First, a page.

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July 28, 2014

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Crowds brave chill for thrill at Aviation Nation air show

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Sam Morris / Las Vegas Sun

Two Thunderbirds make a “mirror pass” during the annual Aviation Nation air show at Nellis Air Force Base Saturday, Nov. 10, 2012.

2012 Aviation Nation

The Air Force Thunderbirds perform during the annual Aviation Nation air show at Nellis Air Force Base Saturday, Nov. 10, 2012. Launch slideshow »

If you go

General admission to Aviation Nation is free. No tickets are required. Parking is available at the Las Vegas Motor Speedway, where shuttles will take people to Nellis. ATMs are available. Event organizers encourage the use of hearing and sun protection. Gates open at 9 a.m.

Swarms of hooded figures braved the high winds and low temperatures to watch planes climb, dive and spin in ways that sparked the imagination and seemed to defy physics.

As chilly temperatures and snow flurries occupied other parts of the valley, a bold few wore shorts and T-shirts at the Aviation Nation air show at Nellis Air Force Base Saturday, but many who stood wide-eyed with tilting heads and dropping jaws were clothed more for Arctic exploration than an aviation festival.

The free show, which continues Sunday, features exhibits of vast cargo carriers, small planes, fighter jets, combat helicopters and big-wheeled ground artillery. The greatest attraction perhaps is the Thunderbirds, the Air Force's demonstration unit, who will perform the last show of their season at Aviation Nation. The team's hangar is at Nellis.

People jockeyed for position at the airfield fence to watch them soar. The six red-nosed F-16’s faced the audience, the cockpit of each slowly closed, like helmets coming down on great suits of armor.

Pedro Rodriguez, who was there with his wife, daughter, and granddaughter, watched the spectacle while staying warm inside a cargo plane.

“They’re beautiful,” he said. “It’s amazing.”

Rodriguez had always wanted to see the air show, the acrobatics and seemingly impossible maneuvers, but his daughter gave him the final nudge to go, he said.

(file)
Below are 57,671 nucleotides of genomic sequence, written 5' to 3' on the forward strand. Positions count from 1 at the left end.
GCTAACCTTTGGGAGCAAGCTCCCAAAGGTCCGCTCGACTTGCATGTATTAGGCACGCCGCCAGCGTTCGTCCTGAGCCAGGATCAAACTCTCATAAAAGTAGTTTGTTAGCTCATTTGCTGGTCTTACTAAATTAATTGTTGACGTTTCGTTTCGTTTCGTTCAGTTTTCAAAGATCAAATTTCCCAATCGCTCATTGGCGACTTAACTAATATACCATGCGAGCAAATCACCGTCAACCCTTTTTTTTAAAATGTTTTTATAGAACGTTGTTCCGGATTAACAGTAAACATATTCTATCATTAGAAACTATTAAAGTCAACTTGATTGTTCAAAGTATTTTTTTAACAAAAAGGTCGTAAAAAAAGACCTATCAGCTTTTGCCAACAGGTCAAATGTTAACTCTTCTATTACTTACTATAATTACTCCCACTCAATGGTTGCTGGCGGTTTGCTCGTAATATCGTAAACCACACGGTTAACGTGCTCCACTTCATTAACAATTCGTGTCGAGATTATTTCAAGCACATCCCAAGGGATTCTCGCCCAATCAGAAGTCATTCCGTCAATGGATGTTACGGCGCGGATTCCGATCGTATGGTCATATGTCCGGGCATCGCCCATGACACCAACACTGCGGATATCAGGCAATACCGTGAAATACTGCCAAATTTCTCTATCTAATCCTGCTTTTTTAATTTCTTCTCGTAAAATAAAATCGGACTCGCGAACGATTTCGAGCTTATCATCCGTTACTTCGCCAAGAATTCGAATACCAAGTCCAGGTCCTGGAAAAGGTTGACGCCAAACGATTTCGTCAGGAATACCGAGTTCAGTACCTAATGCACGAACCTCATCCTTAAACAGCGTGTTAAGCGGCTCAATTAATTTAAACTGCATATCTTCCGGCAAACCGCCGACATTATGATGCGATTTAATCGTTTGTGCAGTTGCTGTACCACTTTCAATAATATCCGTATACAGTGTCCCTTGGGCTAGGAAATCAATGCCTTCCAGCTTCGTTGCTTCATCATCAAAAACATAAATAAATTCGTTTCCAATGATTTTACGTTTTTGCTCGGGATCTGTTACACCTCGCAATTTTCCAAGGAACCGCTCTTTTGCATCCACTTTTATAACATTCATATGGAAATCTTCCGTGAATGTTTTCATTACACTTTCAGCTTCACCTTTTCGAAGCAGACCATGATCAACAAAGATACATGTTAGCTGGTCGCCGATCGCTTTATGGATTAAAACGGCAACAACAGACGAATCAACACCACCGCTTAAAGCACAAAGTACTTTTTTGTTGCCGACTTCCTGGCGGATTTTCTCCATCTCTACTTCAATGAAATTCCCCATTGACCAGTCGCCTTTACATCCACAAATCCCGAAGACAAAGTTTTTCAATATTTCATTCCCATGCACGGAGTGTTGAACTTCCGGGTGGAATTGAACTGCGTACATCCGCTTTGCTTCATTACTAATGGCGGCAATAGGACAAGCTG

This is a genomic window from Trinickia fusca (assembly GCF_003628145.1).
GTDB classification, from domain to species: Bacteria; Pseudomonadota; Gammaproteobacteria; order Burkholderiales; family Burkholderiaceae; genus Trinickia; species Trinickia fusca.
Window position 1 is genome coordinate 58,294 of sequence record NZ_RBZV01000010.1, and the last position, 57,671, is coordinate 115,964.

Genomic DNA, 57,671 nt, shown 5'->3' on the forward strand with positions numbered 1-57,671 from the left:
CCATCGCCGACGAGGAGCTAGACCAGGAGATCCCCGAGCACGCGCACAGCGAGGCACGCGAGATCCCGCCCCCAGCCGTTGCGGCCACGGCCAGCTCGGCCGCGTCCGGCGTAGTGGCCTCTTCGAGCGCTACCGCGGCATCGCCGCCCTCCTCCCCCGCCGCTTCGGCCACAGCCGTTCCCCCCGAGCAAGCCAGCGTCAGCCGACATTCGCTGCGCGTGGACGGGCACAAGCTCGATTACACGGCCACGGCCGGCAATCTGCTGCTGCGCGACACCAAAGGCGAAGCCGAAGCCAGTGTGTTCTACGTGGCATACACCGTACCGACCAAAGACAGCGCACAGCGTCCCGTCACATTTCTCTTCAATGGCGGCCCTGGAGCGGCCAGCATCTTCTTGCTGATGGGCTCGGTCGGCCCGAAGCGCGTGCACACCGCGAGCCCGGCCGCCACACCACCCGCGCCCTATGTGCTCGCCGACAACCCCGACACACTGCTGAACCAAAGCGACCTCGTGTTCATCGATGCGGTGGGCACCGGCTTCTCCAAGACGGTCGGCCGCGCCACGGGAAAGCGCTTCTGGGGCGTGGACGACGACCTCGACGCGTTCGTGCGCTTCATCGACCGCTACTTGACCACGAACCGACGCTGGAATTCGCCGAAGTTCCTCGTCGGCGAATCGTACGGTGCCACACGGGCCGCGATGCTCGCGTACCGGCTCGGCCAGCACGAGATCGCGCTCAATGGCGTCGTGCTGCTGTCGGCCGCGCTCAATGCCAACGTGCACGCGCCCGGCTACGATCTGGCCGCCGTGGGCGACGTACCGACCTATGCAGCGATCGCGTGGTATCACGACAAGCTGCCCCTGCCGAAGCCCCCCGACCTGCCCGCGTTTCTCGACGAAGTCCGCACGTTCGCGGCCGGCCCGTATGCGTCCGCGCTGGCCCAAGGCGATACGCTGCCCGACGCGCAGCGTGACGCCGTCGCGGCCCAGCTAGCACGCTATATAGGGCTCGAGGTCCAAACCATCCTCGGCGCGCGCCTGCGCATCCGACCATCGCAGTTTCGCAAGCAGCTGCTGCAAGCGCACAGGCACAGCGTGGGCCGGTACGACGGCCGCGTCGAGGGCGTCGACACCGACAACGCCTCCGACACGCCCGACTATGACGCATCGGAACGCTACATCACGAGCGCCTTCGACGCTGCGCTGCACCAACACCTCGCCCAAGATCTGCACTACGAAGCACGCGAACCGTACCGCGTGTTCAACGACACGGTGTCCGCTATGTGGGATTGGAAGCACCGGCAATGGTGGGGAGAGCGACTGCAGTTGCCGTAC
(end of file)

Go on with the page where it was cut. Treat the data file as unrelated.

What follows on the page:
Huddled by the fence, shrunken with cold but still smiling, people watched the planes take off. Gray and black clouds that greeted spectators earlier had given way to sunshine.

At once the planes swept across the blue background with white smoke trailing. One group of four clustered in a diamond, rolled and moved through each other in a precise dance.

The one-hour show was filled with large swooping dives, spins and high-speed passes. The crowd ooh’d and ahh’d at the aerial acrobatics of the Air Force’s elite pilots.

The tens of thousands attracted to the show were greeted by vendors selling souvenirs such as hats and pins and treats such as funnel cake.

“Hey, guys, I’ll make you a deal on some T-shirts,” one vendor said as he pointed to a shirt: “I kill zombies like a boss.”

But most people were content to watch the aviation demonstrations, and the largest masses gathered toward the end of the day to watch the Nevada-based Thunderbirds.

Jared Eichelberger sells clothes at air shows with his uncle, Darell Bloom, a Marine veteran. Eichelberger said the valley Nellis Air Base is located in has especially good acoustics and the nearby undeveloped areas give pilots more flexibility.

“Because there are no residencies, they can do more maneuvers. It’s kind of freaky, but it’s awesome,” he said.

The gates will open again at 9 a.m. Sunday, Nov. 11, with the air demonstrations commencing at 10:30 a.m. There is no charge for admission.

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